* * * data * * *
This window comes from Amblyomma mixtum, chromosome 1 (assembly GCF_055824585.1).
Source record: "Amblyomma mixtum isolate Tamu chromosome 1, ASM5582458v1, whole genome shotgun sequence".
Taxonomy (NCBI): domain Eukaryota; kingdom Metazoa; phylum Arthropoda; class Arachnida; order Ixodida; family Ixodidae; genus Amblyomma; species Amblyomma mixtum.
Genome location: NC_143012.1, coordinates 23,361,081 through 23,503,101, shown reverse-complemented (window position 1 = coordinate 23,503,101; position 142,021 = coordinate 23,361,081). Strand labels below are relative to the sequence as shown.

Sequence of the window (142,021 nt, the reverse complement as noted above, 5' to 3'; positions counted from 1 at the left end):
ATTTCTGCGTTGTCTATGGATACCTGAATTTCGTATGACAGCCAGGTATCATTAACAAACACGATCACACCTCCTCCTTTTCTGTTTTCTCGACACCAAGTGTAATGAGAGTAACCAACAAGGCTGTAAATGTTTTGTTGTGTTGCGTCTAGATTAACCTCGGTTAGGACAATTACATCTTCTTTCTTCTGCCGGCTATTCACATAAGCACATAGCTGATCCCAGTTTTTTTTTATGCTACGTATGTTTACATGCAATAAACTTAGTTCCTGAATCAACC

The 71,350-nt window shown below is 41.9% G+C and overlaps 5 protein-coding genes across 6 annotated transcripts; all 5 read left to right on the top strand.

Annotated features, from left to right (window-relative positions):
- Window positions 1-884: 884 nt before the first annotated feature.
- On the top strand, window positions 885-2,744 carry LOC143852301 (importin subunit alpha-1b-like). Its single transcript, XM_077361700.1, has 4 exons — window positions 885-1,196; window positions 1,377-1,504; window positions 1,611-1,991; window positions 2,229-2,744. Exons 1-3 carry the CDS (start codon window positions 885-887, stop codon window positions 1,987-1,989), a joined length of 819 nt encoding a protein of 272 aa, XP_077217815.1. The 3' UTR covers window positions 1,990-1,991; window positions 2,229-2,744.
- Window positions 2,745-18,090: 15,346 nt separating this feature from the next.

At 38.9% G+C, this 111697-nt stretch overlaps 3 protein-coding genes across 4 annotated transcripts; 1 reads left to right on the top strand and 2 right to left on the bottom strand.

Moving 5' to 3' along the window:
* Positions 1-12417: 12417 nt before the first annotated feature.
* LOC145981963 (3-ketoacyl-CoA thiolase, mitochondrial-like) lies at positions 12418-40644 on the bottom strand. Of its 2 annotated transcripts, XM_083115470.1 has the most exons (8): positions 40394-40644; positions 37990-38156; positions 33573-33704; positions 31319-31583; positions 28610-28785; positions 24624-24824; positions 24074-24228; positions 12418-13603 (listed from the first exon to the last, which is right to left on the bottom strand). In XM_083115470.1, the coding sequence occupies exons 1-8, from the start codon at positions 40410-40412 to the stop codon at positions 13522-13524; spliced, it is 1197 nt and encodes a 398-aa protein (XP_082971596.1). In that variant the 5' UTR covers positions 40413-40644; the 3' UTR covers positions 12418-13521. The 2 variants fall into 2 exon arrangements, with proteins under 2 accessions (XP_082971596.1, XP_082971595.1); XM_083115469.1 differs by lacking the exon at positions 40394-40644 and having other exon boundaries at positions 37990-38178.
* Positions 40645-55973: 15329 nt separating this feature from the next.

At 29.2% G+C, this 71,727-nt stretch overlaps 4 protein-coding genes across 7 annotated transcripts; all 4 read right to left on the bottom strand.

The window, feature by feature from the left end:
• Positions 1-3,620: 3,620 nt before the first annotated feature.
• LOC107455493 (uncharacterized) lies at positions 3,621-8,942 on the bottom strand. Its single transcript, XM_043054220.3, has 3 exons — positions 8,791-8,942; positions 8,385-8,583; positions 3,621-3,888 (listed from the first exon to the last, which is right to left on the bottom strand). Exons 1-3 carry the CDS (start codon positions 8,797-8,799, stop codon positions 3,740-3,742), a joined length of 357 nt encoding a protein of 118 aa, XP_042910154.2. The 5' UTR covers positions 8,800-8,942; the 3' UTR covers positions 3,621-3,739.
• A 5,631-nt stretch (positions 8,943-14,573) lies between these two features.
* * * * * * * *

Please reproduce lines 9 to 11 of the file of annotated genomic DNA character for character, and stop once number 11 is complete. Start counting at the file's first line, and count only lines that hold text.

- Window positions 1-884: 884 nt before the first annotated feature.
- On the top strand, window positions 885-2,744 carry LOC143852301 (importin subunit alpha-1b-like). Its single transcript, XM_077361700.1, has 4 exons — window positions 885-1,196; window positions 1,377-1,504; window positions 1,611-1,991; window positions 2,229-2,744. Exons 1-3 carry the CDS (start codon window positions 885-887, stop codon window positions 1,987-1,989), a joined length of 819 nt encoding a protein of 272 aa, XP_077217815.1. The 3' UTR covers window positions 1,990-1,991; window positions 2,229-2,744.
- Window positions 2,745-18,090: 15,346 nt separating this feature from the next.